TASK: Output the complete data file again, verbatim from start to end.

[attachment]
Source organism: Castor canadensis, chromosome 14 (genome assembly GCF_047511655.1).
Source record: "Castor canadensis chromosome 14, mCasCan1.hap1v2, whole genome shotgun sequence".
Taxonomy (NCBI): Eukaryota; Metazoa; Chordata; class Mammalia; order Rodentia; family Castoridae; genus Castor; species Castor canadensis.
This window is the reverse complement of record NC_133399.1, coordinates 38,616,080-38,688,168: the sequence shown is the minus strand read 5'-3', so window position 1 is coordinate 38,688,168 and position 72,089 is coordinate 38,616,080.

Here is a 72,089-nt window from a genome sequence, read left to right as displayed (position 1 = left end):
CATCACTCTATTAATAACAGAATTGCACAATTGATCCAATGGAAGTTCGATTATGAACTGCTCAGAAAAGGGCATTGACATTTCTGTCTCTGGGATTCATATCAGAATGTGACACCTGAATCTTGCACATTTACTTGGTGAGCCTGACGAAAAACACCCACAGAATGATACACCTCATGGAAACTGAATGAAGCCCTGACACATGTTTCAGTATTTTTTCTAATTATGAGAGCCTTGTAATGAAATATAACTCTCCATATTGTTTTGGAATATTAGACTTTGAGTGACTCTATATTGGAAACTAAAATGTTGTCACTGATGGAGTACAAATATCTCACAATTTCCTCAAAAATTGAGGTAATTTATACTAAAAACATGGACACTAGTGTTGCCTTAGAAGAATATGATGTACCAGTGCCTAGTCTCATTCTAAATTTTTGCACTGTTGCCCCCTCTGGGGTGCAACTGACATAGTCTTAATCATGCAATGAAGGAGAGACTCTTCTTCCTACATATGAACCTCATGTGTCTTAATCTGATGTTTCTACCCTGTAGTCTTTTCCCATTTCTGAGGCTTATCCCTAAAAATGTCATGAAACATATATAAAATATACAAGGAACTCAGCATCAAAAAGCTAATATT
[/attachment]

Source organism: Castor canadensis, chromosome 14 (genome assembly GCF_047511655.1).
Source record: "Castor canadensis chromosome 14, mCasCan1.hap1v2, whole genome shotgun sequence".
Taxonomy (NCBI): Eukaryota; Metazoa; Chordata; class Mammalia; order Rodentia; family Castoridae; genus Castor; species Castor canadensis.
This window is the reverse complement of record NC_133399.1, coordinates 38,616,080-38,688,168: the sequence shown is the minus strand read 5'-3', so window position 1 is coordinate 38,688,168 and position 72,089 is coordinate 38,616,080.

Here is a 72,089-nt window from a genome sequence, read left to right as displayed (position 1 = left end):
CATCACTCTATTAATAACAGAATTGCACAATTGATCCAATGGAAGTTCGATTATGAACTGCTCAGAAAAGGGCATTGACATTTCTGTCTCTGGGATTCATATCAGAATGTGACACCTGAATCTTGCACATTTACTTGGTGAGCCTGACGAAAAACACCCACAGAATGATACACCTCATGGAAACTGAATGAAGCCCTGACACATGTTTCAGTATTTTTTCTAATTATGAGAGCCTTGTAATGAAATATAACTCTCCATATTGTTTTGGAATATTAGACTTTGAGTGACTCTATATTGGAAACTAAAATGTTGTCACTGATGGAGTACAAATATCTCACAATTTCCTCAAAAATTGAGGTAATTTATACTAAAAACATGGACACTAGTGTTGCCTTAGAAGAATATGATGTACCAGTGCCTAGTCTCATTCTAAATTTTTGCACTGTTGCCCCCTCTGGGGTGCAACTGACATAGTCTTAATCATGCAATGAAGGAGAGACTCTTCTTCCTACATATGAACCTCATGTGTCTTAATCTGATGTTTCTACCCTGTAGTCTTTTCCCATTTCTGAGGCTTATCCCTAAAAATGTCATGAAACATATATAAAATATACAAGGAACTCAGCATCAAAAAGCTAATATT